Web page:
It’s a good friend who brings a Bookwitch more books. Admittedly muttering the Swedish equivalent of ‘coals to Newcastle’ under her breath as she offered her pile of books to me.
And whereas I don’t need gifts, I can’t think of better ones than books.
In this case it’s both what the books are, as well as how they were come by. She has searched for them secondhand, until she found a copy of each of the three volumes in this very local (holiday local) historical trilogy about the hardships and adventures of the people who [might have] lived here four or five hundred years ago, when life was tough.
Another old friend talked about them when we were both in our early teens, and while she loved the books, I thought they sounded dreadfully boring.
These days there are performances (in promenade form, I believe) near where we spend our holidays, most summers, and they are tremendously popular. It will come as no surprise to you that I’ve never been…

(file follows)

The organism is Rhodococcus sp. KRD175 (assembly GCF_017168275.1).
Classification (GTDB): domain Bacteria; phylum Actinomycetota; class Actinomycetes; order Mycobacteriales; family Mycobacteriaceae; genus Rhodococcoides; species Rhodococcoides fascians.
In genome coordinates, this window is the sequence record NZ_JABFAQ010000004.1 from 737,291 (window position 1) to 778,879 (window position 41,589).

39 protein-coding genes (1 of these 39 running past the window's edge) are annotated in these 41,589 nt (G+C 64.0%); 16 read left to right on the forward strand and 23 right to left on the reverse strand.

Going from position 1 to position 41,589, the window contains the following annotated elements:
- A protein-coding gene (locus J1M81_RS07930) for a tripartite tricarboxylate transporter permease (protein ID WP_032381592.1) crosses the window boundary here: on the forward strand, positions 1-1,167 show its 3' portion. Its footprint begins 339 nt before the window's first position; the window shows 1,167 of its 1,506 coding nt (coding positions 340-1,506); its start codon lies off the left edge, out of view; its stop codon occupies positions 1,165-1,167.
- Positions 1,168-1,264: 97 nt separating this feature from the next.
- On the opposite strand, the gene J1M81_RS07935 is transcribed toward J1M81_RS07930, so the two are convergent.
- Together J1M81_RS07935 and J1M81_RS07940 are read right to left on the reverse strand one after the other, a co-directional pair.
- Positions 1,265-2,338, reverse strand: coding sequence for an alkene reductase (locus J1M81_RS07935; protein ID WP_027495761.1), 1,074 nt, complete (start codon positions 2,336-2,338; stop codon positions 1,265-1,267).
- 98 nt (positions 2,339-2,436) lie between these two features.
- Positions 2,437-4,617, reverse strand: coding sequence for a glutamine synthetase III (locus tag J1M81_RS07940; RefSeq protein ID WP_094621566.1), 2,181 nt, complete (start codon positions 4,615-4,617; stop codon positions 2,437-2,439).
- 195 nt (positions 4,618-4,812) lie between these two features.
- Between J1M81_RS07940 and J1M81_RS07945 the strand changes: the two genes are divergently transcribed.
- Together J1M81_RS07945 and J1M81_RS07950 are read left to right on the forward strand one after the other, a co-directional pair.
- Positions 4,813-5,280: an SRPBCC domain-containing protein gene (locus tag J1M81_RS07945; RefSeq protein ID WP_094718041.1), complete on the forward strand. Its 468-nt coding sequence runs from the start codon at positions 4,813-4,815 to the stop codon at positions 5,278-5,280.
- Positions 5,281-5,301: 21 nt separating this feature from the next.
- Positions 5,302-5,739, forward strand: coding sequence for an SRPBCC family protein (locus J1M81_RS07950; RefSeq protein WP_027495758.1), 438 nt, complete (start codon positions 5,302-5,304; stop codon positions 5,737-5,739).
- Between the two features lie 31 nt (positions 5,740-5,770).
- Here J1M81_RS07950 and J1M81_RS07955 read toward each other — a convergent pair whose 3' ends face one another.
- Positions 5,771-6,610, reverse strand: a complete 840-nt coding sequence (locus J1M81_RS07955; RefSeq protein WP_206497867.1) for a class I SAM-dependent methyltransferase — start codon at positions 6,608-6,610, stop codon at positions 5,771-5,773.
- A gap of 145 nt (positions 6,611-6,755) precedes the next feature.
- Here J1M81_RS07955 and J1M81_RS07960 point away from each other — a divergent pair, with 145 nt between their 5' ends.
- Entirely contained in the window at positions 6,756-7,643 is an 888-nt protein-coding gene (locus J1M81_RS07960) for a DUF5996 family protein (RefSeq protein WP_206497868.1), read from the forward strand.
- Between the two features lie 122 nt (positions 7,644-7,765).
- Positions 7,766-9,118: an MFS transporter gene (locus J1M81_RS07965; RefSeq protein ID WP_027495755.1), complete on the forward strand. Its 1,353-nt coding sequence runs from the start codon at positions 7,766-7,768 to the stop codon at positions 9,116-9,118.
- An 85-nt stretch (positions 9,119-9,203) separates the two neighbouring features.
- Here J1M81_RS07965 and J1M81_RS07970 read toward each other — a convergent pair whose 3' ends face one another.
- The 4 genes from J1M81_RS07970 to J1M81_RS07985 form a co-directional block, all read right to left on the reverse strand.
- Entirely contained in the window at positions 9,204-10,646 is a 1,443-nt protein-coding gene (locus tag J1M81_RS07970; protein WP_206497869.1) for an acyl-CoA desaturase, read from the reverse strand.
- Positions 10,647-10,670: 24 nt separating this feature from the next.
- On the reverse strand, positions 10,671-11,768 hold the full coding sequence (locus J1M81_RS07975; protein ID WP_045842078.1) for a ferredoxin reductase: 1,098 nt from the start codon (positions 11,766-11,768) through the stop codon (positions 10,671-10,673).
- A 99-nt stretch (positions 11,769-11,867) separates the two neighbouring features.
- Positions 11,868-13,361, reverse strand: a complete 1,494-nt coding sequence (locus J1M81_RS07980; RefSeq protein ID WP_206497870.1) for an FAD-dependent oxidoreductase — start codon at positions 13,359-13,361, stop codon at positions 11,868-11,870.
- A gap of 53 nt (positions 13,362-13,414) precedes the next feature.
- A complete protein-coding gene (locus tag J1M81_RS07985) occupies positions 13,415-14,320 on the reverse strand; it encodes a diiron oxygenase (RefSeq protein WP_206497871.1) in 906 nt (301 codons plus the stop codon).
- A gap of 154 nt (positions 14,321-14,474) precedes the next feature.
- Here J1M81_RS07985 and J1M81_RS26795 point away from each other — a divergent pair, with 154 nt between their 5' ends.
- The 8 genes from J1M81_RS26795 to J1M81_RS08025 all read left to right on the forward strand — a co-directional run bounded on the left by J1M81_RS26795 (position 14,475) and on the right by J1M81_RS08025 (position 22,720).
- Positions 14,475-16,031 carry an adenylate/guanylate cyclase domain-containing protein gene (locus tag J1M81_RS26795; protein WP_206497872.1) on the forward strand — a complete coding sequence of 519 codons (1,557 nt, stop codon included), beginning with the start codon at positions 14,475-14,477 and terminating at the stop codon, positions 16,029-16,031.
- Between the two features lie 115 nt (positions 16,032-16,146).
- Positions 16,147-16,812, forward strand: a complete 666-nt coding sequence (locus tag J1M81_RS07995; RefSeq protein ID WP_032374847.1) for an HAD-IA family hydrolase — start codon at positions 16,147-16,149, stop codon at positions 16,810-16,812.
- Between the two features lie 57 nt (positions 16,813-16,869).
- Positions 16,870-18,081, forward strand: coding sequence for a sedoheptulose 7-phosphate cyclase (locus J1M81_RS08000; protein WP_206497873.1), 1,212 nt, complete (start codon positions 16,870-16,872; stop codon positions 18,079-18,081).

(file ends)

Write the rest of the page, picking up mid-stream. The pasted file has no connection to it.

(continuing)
Last year when my book-bringing friend let me read her own book on a similar topic, she mentioned how much she liked Albert Olsson‘s trilogy about local farmer Tore Gudmarsson (there is a road near us named after him), so I admitted my ignorance again.
And now she has spent all winter looking for copies for me. She apologised for them not being matching, but that surely is the charm of used books? They needn’t match. They just are. Besides, I suspect the odd one out might be a first edition. The other interesting thing about the books is that they appear to be published by one of the local bookshops.
So far I have tried the beginning of book one, Sand, and I have to admit it’s like pickled herring. Much better than I’d imagined.
The poor Resident IT Consultant – always keener on history than his wife – eagerly had a go, only to give up because they are too hard for him to read. Now, where’s a translator when you need one?